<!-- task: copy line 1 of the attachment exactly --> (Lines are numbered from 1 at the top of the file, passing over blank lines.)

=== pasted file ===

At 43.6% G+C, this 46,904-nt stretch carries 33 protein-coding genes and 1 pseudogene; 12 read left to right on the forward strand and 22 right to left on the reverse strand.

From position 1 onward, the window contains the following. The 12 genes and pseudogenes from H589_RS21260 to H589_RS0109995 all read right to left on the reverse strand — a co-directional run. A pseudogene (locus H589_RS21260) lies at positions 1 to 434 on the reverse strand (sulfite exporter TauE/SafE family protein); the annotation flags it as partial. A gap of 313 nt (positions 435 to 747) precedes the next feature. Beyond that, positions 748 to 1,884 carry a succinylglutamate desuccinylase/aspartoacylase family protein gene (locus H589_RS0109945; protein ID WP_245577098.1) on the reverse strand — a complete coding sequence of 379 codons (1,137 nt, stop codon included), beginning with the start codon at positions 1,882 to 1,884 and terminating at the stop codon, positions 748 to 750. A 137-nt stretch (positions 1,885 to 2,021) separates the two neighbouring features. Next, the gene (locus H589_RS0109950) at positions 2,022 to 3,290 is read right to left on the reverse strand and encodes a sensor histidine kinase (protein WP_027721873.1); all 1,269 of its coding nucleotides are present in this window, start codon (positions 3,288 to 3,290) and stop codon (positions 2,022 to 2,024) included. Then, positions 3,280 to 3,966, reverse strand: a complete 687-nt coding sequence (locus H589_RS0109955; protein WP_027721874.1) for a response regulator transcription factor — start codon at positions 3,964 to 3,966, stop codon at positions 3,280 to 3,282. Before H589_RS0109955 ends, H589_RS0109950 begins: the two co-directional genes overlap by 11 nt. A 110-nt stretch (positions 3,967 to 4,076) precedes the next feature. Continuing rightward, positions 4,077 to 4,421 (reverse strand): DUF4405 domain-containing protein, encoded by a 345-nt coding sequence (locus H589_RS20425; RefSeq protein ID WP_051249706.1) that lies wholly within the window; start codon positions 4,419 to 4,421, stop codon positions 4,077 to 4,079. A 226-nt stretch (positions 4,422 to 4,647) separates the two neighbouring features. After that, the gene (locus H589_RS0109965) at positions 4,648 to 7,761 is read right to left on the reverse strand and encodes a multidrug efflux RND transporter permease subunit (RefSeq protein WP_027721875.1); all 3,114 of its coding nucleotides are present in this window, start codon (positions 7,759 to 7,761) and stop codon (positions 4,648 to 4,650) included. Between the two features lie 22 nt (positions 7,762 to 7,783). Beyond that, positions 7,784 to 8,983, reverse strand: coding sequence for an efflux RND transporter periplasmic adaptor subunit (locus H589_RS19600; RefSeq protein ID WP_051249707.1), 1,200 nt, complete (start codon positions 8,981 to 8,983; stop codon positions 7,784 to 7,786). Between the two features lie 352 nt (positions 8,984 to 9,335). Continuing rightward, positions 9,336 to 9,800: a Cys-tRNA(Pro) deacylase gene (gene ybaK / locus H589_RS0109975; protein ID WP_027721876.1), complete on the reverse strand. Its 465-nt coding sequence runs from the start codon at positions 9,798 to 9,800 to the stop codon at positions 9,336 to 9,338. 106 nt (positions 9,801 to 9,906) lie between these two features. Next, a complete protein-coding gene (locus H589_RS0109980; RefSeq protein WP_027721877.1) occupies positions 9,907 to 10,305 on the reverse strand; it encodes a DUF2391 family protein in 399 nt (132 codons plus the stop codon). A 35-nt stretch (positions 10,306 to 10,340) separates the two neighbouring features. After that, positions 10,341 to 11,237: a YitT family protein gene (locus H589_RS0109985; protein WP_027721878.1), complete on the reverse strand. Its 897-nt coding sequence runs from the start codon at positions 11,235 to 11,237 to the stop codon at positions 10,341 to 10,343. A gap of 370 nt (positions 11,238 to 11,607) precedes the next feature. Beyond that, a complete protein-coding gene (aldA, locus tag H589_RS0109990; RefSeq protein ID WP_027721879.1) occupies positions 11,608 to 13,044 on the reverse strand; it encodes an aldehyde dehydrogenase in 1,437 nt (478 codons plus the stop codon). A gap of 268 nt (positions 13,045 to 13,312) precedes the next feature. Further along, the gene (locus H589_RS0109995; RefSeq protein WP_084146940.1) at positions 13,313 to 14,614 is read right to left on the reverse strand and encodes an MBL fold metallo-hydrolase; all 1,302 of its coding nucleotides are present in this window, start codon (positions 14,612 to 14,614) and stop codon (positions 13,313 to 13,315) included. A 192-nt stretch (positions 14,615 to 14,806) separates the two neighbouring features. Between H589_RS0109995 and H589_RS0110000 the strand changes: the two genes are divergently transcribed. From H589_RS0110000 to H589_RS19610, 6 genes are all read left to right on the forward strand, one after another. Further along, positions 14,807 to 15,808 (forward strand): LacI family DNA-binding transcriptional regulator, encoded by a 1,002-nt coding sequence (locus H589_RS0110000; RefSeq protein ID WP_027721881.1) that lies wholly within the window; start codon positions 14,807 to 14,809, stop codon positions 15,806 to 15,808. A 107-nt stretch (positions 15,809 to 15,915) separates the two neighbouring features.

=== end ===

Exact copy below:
At 43.6% G+C, this 46,904-nt stretch carries 33 protein-coding genes and 1 pseudogene; 12 read left to right on the forward strand and 22 right to left on the reverse strand.